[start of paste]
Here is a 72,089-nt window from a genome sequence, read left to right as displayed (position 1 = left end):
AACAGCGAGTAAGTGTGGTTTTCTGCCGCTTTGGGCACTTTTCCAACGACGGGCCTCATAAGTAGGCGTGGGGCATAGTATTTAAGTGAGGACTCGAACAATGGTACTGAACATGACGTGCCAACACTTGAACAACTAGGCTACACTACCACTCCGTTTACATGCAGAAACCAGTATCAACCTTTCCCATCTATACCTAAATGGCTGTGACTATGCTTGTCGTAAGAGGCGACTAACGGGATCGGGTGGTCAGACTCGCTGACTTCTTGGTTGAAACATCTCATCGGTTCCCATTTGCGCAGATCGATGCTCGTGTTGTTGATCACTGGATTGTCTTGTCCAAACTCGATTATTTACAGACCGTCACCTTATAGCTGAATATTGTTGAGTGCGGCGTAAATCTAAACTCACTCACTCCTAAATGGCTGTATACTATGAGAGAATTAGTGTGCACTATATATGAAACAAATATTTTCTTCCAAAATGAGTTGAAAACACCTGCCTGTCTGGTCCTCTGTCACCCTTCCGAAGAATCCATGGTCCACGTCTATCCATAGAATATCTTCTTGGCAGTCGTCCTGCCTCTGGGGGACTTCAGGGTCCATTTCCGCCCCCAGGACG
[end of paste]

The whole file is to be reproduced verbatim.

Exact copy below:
Here is a 72,089-nt window from a genome sequence, read left to right as displayed (position 1 = left end):
AACAGCGAGTAAGTGTGGTTTTCTGCCGCTTTGGGCACTTTTCCAACGACGGGCCTCATAAGTAGGCGTGGGGCATAGTATTTAAGTGAGGACTCGAACAATGGTACTGAACATGACGTGCCAACACTTGAACAACTAGGCTACACTACCACTCCGTTTACATGCAGAAACCAGTATCAACCTTTCCCATCTATACCTAAATGGCTGTGACTATGCTTGTCGTAAGAGGCGACTAACGGGATCGGGTGGTCAGACTCGCTGACTTCTTGGTTGAAACATCTCATCGGTTCCCATTTGCGCAGATCGATGCTCGTGTTGTTGATCACTGGATTGTCTTGTCCAAACTCGATTATTTACAGACCGTCACCTTATAGCTGAATATTGTTGAGTGCGGCGTAAATCTAAACTCACTCACTCCTAAATGGCTGTATACTATGAGAGAATTAGTGTGCACTATATATGAAACAAATATTTTCTTCCAAAATGAGTTGAAAACACCTGCCTGTCTGGTCCTCTGTCACCCTTCCGAAGAATCCATGGTCCACGTCTATCCATAGAATATCTTCTTGGCAGTCGTCCTGCCTCTGGGGGACTTCAGGGTCCATTTCCGCCCCCAGGACG